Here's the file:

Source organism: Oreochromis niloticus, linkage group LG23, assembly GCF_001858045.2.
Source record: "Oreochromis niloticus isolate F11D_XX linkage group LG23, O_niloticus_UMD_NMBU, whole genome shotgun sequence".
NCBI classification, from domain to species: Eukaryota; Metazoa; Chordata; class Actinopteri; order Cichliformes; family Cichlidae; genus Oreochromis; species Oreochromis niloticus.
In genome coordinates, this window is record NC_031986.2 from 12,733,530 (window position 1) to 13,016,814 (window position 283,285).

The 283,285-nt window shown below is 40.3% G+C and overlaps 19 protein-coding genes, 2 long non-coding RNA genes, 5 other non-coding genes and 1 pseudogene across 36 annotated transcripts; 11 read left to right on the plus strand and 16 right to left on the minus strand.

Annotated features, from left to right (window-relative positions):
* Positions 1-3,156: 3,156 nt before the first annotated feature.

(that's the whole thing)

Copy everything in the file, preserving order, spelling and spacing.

Source organism: Oreochromis niloticus, linkage group LG23, assembly GCF_001858045.2.
Source record: "Oreochromis niloticus isolate F11D_XX linkage group LG23, O_niloticus_UMD_NMBU, whole genome shotgun sequence".
NCBI classification, from domain to species: Eukaryota; Metazoa; Chordata; class Actinopteri; order Cichliformes; family Cichlidae; genus Oreochromis; species Oreochromis niloticus.
In genome coordinates, this window is record NC_031986.2 from 12,733,530 (window position 1) to 13,016,814 (window position 283,285).

The 283,285-nt window shown below is 40.3% G+C and overlaps 19 protein-coding genes, 2 long non-coding RNA genes, 5 other non-coding genes and 1 pseudogene across 36 annotated transcripts; 11 read left to right on the plus strand and 16 right to left on the minus strand.

Annotated features, from left to right (window-relative positions):
* Positions 1-3,156: 3,156 nt before the first annotated feature.